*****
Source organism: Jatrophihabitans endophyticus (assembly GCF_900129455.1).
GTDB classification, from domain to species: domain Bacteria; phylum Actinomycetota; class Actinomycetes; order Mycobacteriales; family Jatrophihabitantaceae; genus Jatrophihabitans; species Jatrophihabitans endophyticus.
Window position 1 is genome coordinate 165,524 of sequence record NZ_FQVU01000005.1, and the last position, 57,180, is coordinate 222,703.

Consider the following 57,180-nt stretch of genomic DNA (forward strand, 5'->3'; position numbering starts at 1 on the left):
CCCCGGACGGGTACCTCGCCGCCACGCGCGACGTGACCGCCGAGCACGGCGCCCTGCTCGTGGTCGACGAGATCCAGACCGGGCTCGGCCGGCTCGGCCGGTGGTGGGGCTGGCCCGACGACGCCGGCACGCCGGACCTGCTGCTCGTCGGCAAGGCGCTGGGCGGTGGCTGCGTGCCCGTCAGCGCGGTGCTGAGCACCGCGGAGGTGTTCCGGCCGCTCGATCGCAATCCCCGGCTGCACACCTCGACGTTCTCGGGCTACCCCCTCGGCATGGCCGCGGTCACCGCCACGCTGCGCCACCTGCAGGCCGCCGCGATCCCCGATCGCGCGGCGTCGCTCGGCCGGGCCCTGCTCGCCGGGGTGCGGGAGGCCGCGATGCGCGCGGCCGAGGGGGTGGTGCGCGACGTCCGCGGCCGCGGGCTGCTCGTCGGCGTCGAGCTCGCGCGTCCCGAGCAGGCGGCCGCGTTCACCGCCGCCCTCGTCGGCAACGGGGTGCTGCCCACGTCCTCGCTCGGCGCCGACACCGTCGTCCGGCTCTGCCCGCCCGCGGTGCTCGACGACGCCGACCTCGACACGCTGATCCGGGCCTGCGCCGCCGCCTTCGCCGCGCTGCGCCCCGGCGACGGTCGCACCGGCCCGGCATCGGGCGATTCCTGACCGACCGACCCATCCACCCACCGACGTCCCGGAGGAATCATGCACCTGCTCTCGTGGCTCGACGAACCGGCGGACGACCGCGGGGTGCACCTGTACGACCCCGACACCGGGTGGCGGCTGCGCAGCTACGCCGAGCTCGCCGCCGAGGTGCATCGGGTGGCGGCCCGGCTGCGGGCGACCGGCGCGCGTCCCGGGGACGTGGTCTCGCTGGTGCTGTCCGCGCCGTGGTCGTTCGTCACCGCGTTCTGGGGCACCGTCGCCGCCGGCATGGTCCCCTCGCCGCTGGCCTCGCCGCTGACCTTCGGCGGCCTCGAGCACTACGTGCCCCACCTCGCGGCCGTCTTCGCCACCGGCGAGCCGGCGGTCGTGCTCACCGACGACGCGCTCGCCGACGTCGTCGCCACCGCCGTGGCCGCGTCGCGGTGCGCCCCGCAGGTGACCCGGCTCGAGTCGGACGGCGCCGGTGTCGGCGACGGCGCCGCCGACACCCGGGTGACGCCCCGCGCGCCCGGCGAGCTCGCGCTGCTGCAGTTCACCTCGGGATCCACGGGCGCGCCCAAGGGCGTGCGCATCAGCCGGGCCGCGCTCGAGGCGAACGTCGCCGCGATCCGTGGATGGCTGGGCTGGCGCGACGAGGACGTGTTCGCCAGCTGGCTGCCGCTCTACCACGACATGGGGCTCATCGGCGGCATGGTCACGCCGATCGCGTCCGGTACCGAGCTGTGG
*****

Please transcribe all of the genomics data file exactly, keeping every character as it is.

Source organism: Jatrophihabitans endophyticus (assembly GCF_900129455.1).
GTDB classification, from domain to species: domain Bacteria; phylum Actinomycetota; class Actinomycetes; order Mycobacteriales; family Jatrophihabitantaceae; genus Jatrophihabitans; species Jatrophihabitans endophyticus.
Window position 1 is genome coordinate 165,524 of sequence record NZ_FQVU01000005.1, and the last position, 57,180, is coordinate 222,703.

Consider the following 57,180-nt stretch of genomic DNA (forward strand, 5'->3'; position numbering starts at 1 on the left):
CCCCGGACGGGTACCTCGCCGCCACGCGCGACGTGACCGCCGAGCACGGCGCCCTGCTCGTGGTCGACGAGATCCAGACCGGGCTCGGCCGGCTCGGCCGGTGGTGGGGCTGGCCCGACGACGCCGGCACGCCGGACCTGCTGCTCGTCGGCAAGGCGCTGGGCGGTGGCTGCGTGCCCGTCAGCGCGGTGCTGAGCACCGCGGAGGTGTTCCGGCCGCTCGATCGCAATCCCCGGCTGCACACCTCGACGTTCTCGGGCTACCCCCTCGGCATGGCCGCGGTCACCGCCACGCTGCGCCACCTGCAGGCCGCCGCGATCCCCGATCGCGCGGCGTCGCTCGGCCGGGCCCTGCTCGCCGGGGTGCGGGAGGCCGCGATGCGCGCGGCCGAGGGGGTGGTGCGCGACGTCCGCGGCCGCGGGCTGCTCGTCGGCGTCGAGCTCGCGCGTCCCGAGCAGGCGGCCGCGTTCACCGCCGCCCTCGTCGGCAACGGGGTGCTGCCCACGTCCTCGCTCGGCGCCGACACCGTCGTCCGGCTCTGCCCGCCCGCGGTGCTCGACGACGCCGACCTCGACACGCTGATCCGGGCCTGCGCCGCCGCCTTCGCCGCGCTGCGCCCCGGCGACGGTCGCACCGGCCCGGCATCGGGCGATTCCTGACCGACCGACCCATCCACCCACCGACGTCCCGGAGGAATCATGCACCTGCTCTCGTGGCTCGACGAACCGGCGGACGACCGCGGGGTGCACCTGTACGACCCCGACACCGGGTGGCGGCTGCGCAGCTACGCCGAGCTCGCCGCCGAGGTGCATCGGGTGGCGGCCCGGCTGCGGGCGACCGGCGCGCGTCCCGGGGACGTGGTCTCGCTGGTGCTGTCCGCGCCGTGGTCGTTCGTCACCGCGTTCTGGGGCACCGTCGCCGCCGGCATGGTCCCCTCGCCGCTGGCCTCGCCGCTGACCTTCGGCGGCCTCGAGCACTACGTGCCCCACCTCGCGGCCGTCTTCGCCACCGGCGAGCCGGCGGTCGTGCTCACCGACGACGCGCTCGCCGACGTCGTCGCCACCGCCGTGGCCGCGTCGCGGTGCGCCCCGCAGGTGACCCGGCTCGAGTCGGACGGCGCCGGTGTCGGCGACGGCGCCGCCGACACCCGGGTGACGCCCCGCGCGCCCGGCGAGCTCGCGCTGCTGCAGTTCACCTCGGGATCCACGGGCGCGCCCAAGGGCGTGCGCATCAGCCGGGCCGCGCTCGAGGCGAACGTCGCCGCGATCCGTGGATGGCTGGGCTGGCGCGACGAGGACGTGTTCGCCAGCTGGCTGCCGCTCTACCACGACATGGGGCTCATCGGCGGCATGGTCACGCCGATCGCGTCCGGTACCGAGCTGTGG